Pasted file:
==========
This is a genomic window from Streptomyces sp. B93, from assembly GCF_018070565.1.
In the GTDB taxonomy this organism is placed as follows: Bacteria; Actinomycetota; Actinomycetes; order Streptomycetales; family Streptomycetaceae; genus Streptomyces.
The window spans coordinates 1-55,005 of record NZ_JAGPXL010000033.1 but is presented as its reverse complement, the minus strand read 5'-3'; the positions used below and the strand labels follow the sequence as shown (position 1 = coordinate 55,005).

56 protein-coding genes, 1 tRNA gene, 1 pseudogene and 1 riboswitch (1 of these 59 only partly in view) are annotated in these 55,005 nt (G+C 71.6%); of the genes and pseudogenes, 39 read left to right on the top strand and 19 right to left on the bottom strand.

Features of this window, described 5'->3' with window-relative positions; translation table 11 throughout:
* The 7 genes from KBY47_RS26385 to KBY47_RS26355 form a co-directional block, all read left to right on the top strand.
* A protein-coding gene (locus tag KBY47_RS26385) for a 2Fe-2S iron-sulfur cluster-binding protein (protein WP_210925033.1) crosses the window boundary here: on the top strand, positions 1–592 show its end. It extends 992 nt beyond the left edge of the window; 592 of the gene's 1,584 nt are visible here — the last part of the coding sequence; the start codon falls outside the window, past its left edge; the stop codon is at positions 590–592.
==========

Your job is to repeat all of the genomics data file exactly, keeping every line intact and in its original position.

This is a genomic window from Streptomyces sp. B93, from assembly GCF_018070565.1.
In the GTDB taxonomy this organism is placed as follows: Bacteria; Actinomycetota; Actinomycetes; order Streptomycetales; family Streptomycetaceae; genus Streptomyces.
The window spans coordinates 1-55,005 of record NZ_JAGPXL010000033.1 but is presented as its reverse complement, the minus strand read 5'-3'; the positions used below and the strand labels follow the sequence as shown (position 1 = coordinate 55,005).

56 protein-coding genes, 1 tRNA gene, 1 pseudogene and 1 riboswitch (1 of these 59 only partly in view) are annotated in these 55,005 nt (G+C 71.6%); of the genes and pseudogenes, 39 read left to right on the top strand and 19 right to left on the bottom strand.

Features of this window, described 5'->3' with window-relative positions; translation table 11 throughout:
* The 7 genes from KBY47_RS26385 to KBY47_RS26355 form a co-directional block, all read left to right on the top strand.
* A protein-coding gene (locus tag KBY47_RS26385) for a 2Fe-2S iron-sulfur cluster-binding protein (protein WP_210925033.1) crosses the window boundary here: on the top strand, positions 1–592 show its end. It extends 992 nt beyond the left edge of the window; 592 of the gene's 1,584 nt are visible here — the last part of the coding sequence; the start codon falls outside the window, past its left edge; the stop codon is at positions 590–592.